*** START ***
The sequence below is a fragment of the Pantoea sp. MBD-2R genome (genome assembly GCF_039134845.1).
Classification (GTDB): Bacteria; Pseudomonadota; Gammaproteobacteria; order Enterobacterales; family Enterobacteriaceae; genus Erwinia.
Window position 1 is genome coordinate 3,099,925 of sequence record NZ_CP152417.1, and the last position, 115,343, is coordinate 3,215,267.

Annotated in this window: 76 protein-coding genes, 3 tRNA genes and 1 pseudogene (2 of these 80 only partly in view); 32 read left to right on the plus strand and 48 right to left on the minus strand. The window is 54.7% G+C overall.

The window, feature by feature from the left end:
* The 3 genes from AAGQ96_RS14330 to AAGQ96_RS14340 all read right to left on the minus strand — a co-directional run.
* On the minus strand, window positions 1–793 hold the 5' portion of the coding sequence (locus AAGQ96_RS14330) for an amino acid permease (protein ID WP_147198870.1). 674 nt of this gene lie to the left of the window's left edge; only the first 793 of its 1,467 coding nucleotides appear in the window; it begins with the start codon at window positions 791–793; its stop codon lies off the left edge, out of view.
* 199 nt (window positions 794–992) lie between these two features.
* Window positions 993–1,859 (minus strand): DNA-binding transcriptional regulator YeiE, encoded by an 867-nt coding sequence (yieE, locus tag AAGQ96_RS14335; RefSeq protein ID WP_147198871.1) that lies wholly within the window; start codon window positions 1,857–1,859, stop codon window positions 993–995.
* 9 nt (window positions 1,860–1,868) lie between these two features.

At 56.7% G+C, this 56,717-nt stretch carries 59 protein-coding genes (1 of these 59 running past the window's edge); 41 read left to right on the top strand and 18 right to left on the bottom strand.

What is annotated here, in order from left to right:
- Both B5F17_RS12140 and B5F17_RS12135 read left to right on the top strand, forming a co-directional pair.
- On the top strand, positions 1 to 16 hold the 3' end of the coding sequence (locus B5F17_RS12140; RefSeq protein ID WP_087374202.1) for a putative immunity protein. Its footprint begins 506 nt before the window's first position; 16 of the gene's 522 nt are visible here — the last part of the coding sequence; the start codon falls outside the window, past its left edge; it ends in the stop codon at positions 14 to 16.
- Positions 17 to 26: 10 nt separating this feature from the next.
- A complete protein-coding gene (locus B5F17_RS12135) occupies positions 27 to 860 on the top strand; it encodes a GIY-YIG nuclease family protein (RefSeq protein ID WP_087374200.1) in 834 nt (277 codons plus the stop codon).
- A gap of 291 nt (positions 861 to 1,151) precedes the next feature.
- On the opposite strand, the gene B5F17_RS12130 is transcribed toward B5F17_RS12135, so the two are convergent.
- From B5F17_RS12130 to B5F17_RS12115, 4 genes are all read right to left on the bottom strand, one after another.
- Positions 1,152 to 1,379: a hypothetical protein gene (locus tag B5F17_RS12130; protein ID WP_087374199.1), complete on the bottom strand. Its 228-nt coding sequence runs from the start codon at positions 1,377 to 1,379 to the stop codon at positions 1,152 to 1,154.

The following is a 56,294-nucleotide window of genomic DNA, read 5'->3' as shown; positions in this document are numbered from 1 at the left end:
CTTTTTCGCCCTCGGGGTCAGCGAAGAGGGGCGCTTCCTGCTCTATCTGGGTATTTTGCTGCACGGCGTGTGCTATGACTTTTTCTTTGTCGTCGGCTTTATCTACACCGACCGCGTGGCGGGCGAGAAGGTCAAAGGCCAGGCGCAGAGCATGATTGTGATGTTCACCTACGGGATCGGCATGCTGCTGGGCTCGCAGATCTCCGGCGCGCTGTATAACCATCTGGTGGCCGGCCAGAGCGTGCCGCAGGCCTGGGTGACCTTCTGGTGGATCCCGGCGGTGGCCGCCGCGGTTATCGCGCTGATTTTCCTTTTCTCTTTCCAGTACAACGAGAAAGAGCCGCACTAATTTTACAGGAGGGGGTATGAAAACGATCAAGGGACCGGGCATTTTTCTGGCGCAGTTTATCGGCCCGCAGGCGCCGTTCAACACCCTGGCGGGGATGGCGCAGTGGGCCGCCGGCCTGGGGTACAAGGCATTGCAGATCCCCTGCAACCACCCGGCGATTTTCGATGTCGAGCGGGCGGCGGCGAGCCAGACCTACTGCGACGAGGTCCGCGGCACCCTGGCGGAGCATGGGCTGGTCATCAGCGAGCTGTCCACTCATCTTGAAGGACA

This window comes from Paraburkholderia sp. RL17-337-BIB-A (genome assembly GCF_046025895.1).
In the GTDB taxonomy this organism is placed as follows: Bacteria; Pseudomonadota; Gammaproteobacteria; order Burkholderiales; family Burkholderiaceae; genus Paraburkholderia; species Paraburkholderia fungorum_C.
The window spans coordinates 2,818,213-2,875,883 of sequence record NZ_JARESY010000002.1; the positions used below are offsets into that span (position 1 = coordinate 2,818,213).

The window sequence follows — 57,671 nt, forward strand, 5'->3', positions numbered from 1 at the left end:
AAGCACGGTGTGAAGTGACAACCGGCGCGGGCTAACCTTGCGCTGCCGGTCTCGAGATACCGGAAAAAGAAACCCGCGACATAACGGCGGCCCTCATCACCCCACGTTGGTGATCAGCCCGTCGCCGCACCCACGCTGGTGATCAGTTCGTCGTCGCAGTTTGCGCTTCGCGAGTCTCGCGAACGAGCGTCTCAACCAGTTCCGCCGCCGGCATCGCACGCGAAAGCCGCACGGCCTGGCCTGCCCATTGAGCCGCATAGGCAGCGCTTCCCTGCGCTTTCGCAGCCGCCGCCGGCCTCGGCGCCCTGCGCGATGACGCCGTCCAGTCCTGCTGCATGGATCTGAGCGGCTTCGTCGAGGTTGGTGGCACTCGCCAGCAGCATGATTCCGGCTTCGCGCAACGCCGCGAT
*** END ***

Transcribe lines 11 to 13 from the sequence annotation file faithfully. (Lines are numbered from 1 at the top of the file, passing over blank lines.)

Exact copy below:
At 56.7% G+C, this 56,717-nt stretch carries 59 protein-coding genes (1 of these 59 running past the window's edge); 41 read left to right on the top strand and 18 right to left on the bottom strand.

What is annotated here, in order from left to right:
- Both B5F17_RS12140 and B5F17_RS12135 read left to right on the top strand, forming a co-directional pair.